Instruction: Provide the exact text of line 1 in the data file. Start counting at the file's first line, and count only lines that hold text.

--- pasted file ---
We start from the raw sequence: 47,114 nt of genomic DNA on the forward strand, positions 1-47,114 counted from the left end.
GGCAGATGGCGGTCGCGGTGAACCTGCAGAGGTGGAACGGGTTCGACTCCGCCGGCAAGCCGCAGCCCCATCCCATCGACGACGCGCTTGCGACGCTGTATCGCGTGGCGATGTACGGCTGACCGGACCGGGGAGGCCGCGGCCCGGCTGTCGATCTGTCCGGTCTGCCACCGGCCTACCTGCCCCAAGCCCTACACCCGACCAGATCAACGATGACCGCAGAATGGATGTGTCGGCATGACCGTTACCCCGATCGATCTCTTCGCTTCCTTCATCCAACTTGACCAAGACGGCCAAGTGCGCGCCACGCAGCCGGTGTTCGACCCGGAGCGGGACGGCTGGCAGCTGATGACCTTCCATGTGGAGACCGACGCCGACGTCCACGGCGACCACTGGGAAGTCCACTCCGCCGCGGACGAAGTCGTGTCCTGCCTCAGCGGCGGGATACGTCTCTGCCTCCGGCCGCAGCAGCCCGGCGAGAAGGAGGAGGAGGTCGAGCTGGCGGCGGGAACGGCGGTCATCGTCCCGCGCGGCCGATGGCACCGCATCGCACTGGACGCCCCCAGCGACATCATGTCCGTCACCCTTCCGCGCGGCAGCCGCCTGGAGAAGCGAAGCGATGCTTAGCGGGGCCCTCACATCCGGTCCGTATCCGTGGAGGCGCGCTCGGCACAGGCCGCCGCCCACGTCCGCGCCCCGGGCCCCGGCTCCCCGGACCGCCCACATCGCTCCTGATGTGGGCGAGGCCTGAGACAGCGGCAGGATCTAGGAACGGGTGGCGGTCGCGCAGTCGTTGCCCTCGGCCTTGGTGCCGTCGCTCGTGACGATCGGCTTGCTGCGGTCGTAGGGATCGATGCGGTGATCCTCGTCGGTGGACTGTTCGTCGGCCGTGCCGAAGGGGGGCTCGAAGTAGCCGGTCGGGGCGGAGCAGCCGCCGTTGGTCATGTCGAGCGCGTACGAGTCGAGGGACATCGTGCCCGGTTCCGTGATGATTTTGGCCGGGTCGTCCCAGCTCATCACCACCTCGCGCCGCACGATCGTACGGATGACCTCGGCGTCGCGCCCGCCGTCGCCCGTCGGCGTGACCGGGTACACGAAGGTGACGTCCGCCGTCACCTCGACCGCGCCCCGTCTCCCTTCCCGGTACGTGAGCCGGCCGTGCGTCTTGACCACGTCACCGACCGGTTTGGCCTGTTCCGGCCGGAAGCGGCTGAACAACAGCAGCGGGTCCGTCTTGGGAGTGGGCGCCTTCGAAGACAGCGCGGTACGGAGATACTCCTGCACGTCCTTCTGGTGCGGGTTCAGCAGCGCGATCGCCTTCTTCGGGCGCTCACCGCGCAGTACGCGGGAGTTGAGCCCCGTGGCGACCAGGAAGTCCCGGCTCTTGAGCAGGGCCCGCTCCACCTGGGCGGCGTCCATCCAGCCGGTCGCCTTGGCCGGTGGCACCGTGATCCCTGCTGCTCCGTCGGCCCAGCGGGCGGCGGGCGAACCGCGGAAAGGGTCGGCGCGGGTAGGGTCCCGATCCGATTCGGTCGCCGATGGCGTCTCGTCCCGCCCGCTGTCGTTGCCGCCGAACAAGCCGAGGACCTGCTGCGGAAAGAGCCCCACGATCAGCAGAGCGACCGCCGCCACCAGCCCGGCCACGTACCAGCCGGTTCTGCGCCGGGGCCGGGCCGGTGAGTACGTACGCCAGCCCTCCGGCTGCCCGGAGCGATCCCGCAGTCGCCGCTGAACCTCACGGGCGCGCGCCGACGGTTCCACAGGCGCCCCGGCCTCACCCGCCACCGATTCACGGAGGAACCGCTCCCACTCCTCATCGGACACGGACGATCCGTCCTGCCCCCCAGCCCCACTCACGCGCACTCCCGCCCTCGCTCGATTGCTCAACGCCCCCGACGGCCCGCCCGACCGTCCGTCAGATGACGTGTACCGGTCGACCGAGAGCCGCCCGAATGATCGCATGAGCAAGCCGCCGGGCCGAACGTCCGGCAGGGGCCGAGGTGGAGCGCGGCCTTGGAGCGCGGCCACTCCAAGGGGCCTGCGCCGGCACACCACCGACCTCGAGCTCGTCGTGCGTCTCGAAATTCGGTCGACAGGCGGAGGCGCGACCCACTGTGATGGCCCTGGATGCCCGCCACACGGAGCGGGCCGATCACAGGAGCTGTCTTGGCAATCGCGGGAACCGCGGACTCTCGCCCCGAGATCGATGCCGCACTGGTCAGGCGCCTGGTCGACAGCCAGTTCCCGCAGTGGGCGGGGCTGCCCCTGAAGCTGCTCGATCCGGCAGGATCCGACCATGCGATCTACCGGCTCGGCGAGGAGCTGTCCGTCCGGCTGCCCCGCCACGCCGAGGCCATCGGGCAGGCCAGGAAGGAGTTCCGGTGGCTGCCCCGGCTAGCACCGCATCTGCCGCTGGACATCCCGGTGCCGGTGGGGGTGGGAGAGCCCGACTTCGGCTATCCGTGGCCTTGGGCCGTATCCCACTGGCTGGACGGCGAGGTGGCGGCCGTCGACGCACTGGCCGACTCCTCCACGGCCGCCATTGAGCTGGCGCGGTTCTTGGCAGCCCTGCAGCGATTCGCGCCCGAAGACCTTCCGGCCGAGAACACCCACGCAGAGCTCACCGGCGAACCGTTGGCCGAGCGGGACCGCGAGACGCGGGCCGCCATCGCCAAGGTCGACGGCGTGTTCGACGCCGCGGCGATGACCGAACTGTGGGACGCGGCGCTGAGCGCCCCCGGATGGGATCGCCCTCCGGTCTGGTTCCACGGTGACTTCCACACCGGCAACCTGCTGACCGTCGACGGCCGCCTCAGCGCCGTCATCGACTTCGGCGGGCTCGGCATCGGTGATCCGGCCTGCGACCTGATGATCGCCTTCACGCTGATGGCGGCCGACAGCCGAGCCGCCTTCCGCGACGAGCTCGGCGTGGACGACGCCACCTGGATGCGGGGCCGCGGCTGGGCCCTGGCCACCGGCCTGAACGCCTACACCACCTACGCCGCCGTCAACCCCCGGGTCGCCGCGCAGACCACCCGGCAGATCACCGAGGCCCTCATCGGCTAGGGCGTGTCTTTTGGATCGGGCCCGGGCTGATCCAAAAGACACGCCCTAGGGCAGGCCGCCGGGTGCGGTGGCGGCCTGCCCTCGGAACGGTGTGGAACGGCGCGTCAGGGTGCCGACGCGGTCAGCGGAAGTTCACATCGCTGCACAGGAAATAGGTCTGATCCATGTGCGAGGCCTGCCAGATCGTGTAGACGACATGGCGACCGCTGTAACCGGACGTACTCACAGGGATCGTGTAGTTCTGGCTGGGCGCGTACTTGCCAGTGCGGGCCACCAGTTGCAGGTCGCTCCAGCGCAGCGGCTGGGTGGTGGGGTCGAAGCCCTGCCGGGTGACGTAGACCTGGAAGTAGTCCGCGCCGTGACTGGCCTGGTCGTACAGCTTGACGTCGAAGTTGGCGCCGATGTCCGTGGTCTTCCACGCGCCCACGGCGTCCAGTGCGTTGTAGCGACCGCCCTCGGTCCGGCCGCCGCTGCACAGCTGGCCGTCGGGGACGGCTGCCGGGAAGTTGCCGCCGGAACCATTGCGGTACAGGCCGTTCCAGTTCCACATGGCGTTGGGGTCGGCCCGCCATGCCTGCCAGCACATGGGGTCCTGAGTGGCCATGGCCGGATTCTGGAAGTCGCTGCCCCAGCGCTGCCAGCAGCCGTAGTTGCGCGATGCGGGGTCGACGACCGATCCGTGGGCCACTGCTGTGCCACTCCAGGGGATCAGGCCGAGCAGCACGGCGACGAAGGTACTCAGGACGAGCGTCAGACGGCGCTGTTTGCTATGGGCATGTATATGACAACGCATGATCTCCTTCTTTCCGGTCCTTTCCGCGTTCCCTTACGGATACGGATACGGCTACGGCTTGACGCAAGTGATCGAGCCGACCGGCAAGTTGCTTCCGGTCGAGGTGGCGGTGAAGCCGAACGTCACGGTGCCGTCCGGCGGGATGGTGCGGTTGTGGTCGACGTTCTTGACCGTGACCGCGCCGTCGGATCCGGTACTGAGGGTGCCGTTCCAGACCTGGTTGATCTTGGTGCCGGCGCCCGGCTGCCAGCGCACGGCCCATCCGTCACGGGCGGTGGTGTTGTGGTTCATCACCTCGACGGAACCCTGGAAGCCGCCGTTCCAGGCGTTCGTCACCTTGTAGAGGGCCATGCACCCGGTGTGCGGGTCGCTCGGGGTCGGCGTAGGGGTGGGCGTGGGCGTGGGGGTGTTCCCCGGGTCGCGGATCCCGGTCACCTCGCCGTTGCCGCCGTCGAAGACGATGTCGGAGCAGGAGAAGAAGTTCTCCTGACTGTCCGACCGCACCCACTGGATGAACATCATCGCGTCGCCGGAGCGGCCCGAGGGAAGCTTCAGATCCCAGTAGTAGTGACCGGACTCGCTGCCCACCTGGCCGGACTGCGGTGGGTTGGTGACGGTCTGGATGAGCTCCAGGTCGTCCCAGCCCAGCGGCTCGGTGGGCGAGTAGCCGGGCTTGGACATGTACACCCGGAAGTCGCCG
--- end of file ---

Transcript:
We start from the raw sequence: 47,114 nt of genomic DNA on the forward strand, positions 1-47,114 counted from the left end.